Thursday, May 8, 2014

Mystery skirts

I found a couple of very interesting skirts at the City Wide Garage Sale recently. I thought I knew what their general time period was, but now I'm not so sure.

I know this blog doesn't have much of an audience, but if any of my three followers knows someone who knows about historical clothing and can show them the following pictures to help me date these skirts, I WILL LOVE YOU FOREVER.


Skirt 1
I found Skirt 1 in a pile of "small, mixed linens" at a vendor who sells linens by the pound. It's actually a skirt panel. I'm certain that it's a skirt because there's a little notch in the center front and creases from pleats that had been picked out at some point.

Pleat creases.

Repinning the original pleats.
All pleats repinned.

The selvedge edges are preserved and it measures 29" wide.

I can't find a whole lot of info on historical fabric widths. I know that fabric came in a standard 36" width for a very long time, at least from the 1920s-1960s. I found a vendor of antique fabric online and most of her turn of the century fabrics are 29" wide.

I thought this style of skirt was Edwardian, with the lace insets. But I don't think this lace is considered insertion lace.

Lace inset on Skirt 1.

And the Edwardian summer dresses with the beautiful insertion lace are usually made of lawn, and this fabric is a sturdy twill-like fabric.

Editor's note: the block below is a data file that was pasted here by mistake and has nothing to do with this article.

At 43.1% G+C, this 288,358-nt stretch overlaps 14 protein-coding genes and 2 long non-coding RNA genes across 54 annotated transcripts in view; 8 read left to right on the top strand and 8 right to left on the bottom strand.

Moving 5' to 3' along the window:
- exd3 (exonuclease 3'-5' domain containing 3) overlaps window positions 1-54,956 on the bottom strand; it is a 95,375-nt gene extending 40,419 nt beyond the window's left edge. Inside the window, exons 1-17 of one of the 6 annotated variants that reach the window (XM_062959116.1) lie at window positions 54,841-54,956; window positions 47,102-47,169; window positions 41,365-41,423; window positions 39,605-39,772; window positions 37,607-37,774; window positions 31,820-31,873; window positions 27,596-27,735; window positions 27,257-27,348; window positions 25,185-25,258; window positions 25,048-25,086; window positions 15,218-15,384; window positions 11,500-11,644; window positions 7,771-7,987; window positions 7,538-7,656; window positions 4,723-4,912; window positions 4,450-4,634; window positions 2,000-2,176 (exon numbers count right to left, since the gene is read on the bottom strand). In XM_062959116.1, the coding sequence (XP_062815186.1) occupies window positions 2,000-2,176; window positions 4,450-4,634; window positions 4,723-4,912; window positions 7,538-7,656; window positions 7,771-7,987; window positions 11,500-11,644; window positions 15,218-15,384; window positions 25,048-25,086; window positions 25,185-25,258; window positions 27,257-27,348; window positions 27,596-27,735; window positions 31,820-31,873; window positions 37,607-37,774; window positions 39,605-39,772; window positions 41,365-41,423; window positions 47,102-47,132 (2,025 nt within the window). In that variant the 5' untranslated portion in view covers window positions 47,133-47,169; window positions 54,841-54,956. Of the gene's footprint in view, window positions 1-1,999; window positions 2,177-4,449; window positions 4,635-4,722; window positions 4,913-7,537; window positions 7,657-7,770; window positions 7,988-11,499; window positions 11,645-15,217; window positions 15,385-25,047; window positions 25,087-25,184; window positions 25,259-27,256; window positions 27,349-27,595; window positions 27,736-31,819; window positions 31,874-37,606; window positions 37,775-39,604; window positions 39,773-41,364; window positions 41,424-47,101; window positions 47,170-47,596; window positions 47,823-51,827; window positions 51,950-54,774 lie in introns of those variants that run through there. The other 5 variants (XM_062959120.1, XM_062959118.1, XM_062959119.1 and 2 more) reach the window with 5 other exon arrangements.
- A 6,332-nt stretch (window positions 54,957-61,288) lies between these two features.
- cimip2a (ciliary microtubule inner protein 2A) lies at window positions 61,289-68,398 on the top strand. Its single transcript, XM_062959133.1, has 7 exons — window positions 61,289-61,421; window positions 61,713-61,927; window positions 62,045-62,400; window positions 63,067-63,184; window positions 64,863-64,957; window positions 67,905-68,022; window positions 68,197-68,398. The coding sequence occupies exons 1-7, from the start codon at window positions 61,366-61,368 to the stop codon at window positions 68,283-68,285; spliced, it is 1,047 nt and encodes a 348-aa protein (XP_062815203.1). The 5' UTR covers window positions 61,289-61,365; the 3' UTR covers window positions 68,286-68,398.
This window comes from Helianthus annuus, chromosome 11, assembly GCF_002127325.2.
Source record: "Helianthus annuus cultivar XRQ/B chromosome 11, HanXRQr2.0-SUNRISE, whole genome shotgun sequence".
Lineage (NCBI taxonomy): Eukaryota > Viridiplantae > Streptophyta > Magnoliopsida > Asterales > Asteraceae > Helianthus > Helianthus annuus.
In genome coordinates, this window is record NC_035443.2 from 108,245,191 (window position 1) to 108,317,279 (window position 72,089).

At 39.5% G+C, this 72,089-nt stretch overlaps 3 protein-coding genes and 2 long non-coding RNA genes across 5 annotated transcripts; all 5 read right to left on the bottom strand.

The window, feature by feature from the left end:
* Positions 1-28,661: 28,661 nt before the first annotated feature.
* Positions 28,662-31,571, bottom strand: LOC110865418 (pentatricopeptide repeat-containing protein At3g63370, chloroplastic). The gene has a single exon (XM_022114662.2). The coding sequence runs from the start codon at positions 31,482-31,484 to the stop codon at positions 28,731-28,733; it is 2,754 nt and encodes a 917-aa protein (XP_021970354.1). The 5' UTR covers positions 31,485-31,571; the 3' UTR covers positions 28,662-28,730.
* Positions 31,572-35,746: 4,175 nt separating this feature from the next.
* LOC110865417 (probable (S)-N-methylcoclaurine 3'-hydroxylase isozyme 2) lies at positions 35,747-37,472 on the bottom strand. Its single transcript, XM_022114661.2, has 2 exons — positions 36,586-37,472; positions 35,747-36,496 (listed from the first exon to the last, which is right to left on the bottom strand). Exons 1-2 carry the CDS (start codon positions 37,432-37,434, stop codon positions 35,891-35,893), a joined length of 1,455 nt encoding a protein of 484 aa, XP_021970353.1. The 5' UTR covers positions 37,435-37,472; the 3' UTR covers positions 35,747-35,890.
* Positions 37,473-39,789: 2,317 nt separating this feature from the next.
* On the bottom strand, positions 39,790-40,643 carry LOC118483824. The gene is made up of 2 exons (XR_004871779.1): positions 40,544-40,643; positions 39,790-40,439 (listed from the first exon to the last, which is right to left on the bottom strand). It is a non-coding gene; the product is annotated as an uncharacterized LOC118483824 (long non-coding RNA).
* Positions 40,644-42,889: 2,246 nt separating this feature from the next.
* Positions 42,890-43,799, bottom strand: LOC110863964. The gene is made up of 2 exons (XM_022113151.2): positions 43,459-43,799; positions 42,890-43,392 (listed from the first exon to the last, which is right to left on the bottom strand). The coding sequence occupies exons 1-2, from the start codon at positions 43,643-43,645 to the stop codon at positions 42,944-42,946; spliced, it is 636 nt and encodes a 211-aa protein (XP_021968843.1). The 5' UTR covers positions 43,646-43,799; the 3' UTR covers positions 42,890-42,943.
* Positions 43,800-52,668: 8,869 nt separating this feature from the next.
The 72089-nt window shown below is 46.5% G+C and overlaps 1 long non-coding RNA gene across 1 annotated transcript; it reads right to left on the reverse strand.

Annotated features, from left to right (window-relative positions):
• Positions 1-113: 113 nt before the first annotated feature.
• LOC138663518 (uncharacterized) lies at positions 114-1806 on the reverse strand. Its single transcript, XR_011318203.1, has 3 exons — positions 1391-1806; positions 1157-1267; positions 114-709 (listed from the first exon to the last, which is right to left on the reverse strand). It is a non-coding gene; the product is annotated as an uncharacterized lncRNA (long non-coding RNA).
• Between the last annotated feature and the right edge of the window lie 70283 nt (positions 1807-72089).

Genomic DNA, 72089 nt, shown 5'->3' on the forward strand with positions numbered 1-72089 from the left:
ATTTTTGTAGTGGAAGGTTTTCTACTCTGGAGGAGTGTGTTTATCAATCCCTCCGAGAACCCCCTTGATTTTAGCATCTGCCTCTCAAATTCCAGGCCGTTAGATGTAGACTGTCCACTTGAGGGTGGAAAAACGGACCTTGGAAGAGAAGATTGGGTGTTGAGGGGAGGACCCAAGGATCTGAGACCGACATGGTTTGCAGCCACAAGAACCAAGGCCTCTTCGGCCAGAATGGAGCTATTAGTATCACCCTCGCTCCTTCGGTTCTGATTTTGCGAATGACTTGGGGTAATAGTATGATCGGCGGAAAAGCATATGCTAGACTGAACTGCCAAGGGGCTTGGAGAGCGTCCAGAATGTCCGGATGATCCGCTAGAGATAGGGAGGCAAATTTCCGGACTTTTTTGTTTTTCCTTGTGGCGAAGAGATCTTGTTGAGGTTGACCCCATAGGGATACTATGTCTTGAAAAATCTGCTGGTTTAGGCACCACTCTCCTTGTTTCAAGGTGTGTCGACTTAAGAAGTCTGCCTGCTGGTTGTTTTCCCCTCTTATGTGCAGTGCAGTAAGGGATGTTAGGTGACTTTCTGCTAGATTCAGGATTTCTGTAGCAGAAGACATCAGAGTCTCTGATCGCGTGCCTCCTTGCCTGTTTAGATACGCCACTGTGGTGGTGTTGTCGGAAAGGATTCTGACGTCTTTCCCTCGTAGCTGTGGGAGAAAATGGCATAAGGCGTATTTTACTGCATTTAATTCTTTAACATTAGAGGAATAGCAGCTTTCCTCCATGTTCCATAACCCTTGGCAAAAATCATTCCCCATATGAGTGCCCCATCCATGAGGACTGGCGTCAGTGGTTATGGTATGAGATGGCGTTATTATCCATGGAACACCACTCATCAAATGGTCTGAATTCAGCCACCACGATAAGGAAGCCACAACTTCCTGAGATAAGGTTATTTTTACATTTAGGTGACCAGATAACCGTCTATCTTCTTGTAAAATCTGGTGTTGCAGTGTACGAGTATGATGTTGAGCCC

I'd like to restore this skirt panel as a fully functional skirt to be part of a historical costume, but I just can't seem to find anything quite like it, so I'm not sure what time frame to put it in.


Skirt 2 is a silk chiffon number with a stunning panel of lace down one side. What kind of lace is this? Is it Venice lace? I know nothing except that I love it. 

There are traces of black net that once backed the lace. I didn't see any traces of this black net anywhere else on the skirt (i.e. at the waistband). 

The lace sash is mounted on a silk panel with the center cut out, and then attached to the waistband. It's not tacked down on the skirt. There is a silk panel behind the lace sash that is sewn as part of the skirt. 

The chiffon skirt is gathered and mounted on a silk waistband that fastens with hooks and eyes at the side. 

Actually, now that I'm thinking about it, I'm wondering--what side were skirts usually fastened in the "old days"? Could the skirt actually close in the back, with the lace sash hanging down the center front instead of the side? 

As you can see, the silk hem along the border is completely shattered. It's as brittle as old paper and crumbles if you even look at it. The same can be said for the silk panel behind the lace sash. Interestingly, the silk fabric of the waistband and the sash and the chiffon of the skirt are in excellent condition. 

I'd love to be able to recreate this skirt using that beautiful lace sash and make a whole outfit from it.